NBA Game Changer?
Nothing as meticulous and self-contained as the NBA Bubble could be constructed for the rest of us.
On July 30, the National Basketball Association (NBA) began scrimmages in the “NBA Bubble,” a self isolation resort inside Disneyworld in Orlando, Florida. The Bubble has strict rules to protect players and other staff from the COVID-19 pandemic as they close out the 2019–20 season and playoffs in the ESPN Wide World of Sports Complex. The whole production is costing $150 million, but that’s a small price to pay given that the NBA playoffs generated $932 million in advertising in 2019 and hundreds of millions more in basketball apparel sales and endorsements. But it all goes down the drain if there’s a coronavirus outbreak; the season was suspended after one member of the Salt Lake City Jazz tested positive on March 11.
Two players who tested positive upon their arrival were quarantined, and no one has tested positive since. Players, coaching staff, and Bubble personnel are all tested every other day, and anyone who leaves for whatever urgent reason is quarantined for four days upon their return. Virtual fans fill virtual stands via video link, and when sitting on the sidelines most players and coaching staff wear masks, as do most referees, even as the players climb over and crash into one another fighting for the ball, shooting, and blocking shots.
Los Angeles Clippers star Lou Williams left the Bubble for a funeral, and was famously quarantined for 10 days after someone took his picture in Atlanta’s Magic City strip club and posted it to Instagram before his return, even though he and his pals all seemed to be wearing masks in the picture. Williams claimed he’d just stopped by to pick up some of the best chicken wings in Atlanta, but wisecrackers responded that he’d gone for the legs and the thighs, and several girls at the club said he was a generous tipper. Clippers Coach Doc Rivers might have been angrier if the team had lost their second spot in the NBA standings while Williams was in quarantine.
Basketball trivia aside, the elaborate precautions taken in the NBA Bubble should validate those arguing that widespread, systematic testing and contact tracing could stop the spread of the virus
BioReference Laboratories, the Bubble’s official COVID-19 testing service, reportedly has around 100 staff members living and working inside the Bubble. They control every aspect of testing, from taking swabs to analyzing samples in a lab about an hour outside of Orlando, all of which facilitates a fast turnaround. A 72-hour window is standard for the company to report results, but many in the Bubble are getting results even faster.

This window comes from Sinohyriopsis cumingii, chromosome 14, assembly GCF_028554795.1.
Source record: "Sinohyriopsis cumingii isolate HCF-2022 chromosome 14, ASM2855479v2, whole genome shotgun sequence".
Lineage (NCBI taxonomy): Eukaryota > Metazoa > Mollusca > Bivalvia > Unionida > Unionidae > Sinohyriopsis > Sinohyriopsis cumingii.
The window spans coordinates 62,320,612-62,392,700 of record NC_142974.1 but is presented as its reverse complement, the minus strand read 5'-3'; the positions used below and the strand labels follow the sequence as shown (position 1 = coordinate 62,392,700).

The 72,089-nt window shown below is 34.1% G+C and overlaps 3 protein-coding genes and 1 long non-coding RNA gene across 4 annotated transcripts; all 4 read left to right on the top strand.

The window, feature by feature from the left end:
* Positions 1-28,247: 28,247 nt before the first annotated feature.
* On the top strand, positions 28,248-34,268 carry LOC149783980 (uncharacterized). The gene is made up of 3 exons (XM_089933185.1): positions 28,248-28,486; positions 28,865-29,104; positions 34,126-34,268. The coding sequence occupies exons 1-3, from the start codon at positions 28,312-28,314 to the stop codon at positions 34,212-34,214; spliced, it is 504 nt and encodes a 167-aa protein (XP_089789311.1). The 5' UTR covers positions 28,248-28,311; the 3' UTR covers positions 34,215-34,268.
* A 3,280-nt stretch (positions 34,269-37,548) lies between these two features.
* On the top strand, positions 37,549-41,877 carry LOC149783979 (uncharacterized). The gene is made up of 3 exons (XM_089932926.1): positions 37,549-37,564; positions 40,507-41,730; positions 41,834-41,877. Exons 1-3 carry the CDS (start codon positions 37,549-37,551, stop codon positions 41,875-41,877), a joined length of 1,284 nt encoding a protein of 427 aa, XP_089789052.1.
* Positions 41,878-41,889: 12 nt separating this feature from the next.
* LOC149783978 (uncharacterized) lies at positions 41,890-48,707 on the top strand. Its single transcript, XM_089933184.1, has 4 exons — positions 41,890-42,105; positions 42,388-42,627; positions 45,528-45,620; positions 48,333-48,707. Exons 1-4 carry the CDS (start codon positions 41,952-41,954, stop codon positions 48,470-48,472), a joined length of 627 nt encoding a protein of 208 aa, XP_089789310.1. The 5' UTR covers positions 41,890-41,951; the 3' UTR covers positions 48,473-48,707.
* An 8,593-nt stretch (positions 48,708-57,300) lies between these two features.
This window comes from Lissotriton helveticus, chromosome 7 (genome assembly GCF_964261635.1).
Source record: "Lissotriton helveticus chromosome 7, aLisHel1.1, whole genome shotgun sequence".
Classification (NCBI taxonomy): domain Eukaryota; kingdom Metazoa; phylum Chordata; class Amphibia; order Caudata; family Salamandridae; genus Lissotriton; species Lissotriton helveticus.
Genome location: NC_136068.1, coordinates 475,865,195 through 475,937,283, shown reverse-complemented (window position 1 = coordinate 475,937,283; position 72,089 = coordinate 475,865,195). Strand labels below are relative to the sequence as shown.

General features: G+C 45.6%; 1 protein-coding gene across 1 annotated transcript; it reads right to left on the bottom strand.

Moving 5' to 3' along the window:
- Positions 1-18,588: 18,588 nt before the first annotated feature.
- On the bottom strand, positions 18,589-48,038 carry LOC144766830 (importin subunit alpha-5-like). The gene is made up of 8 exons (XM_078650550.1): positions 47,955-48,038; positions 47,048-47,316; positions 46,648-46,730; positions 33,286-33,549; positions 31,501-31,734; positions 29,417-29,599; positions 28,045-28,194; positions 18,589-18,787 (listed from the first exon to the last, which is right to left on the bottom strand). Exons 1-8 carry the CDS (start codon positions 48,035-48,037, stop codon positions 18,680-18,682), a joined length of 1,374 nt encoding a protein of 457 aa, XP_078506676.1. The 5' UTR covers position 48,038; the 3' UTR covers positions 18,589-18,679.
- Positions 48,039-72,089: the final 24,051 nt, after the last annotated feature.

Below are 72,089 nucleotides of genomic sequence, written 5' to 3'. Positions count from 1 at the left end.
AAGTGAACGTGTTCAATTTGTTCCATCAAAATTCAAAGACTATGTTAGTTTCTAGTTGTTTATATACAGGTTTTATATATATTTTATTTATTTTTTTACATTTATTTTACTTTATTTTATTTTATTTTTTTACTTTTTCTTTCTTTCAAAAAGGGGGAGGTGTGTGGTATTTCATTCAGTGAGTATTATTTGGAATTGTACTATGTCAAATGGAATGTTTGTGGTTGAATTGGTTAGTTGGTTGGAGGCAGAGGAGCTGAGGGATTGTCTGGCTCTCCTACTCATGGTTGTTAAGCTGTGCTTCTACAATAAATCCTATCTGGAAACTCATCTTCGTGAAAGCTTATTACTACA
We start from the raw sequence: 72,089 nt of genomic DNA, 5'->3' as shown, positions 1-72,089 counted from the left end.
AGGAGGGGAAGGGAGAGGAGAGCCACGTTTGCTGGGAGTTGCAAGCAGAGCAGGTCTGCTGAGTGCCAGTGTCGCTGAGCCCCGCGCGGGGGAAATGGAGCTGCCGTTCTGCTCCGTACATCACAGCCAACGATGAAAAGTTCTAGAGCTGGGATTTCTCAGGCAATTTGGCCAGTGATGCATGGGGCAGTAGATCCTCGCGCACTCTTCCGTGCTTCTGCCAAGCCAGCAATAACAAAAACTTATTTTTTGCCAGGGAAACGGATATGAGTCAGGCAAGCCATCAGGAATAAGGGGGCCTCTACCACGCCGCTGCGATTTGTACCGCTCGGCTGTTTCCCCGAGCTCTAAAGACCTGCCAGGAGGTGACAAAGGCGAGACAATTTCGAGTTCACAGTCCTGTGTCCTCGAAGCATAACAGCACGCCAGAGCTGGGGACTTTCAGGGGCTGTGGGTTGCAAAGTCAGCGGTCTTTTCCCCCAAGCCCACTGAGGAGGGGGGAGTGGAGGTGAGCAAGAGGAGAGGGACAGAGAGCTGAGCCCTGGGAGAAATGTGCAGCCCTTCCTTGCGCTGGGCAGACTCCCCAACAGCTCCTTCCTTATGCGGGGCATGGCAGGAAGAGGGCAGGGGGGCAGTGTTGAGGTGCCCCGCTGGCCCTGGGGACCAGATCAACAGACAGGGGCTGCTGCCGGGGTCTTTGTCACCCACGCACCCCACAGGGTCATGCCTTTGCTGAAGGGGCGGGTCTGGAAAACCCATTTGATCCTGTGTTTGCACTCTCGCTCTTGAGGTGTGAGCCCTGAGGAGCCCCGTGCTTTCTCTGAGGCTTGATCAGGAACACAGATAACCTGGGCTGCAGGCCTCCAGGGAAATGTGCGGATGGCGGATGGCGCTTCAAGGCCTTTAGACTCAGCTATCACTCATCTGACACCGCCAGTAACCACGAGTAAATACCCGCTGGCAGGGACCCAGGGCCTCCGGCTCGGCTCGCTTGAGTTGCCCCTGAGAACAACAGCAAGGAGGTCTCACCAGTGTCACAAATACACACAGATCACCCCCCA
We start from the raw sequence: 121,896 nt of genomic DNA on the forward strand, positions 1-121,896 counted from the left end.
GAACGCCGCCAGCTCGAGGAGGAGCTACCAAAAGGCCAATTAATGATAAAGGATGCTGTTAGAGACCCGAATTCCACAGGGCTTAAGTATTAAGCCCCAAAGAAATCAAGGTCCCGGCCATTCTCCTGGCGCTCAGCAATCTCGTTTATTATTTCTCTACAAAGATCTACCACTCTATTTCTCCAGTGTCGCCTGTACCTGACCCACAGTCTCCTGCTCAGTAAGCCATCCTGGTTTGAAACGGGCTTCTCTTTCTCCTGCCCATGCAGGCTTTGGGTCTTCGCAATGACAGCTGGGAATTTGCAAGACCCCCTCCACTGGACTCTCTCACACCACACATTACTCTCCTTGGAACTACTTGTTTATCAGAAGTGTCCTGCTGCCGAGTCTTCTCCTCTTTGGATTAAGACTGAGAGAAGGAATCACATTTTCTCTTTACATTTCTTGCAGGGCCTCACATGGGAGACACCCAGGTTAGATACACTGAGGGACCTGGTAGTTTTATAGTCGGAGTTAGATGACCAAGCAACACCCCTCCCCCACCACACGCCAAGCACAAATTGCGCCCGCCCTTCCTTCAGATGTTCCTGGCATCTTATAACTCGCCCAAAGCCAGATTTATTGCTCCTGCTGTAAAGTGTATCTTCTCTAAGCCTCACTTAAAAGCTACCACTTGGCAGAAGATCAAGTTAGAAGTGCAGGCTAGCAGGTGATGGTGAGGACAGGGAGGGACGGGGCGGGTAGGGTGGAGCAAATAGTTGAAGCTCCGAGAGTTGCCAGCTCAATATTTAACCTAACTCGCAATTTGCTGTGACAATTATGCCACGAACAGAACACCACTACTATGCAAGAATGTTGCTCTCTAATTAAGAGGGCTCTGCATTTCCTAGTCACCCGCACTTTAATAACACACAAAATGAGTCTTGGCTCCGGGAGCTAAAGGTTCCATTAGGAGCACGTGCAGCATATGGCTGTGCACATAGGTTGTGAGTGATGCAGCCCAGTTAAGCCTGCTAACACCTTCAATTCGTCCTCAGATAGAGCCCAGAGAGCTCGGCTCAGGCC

Basketball trivia aside, the elaborate precautions taken in the NBA Bubble should validate those arguing that widespread, systematic testing and contact tracing could stop the spread of the virus, but as we all know, that’s not happening out here in the rest of the US. The federal government is instead pouring vast sums into pharmaceutical corporations to develop vaccines and cures while their stock prices yo-yo up and down with every bit of good or bad news, and politicians argue about how much the cures and vaccines should cost.
Nothing as meticulous and self-contained as the NBA Bubble could be constructed for the rest of us, but if coronavirus, rather than Russia and China for example, were defined as a national threat that we need to defend against, some number of billions of the $800 billion military budget could be redirected to testing and contact tracing and the virus would likely be contained.
The same billions or more could be devoted to keeping the 28 to 40 million Americans now facing loss of their homes through eviction or foreclosure due to the depression caused by the lockdown. Facing the loss of your home for whatever reason causes incomparable stress, and I can’t imagine it leaves anyone with time or energy to worry about Russia or China. To quote Public Citizen, “Canceling evictions is national security.”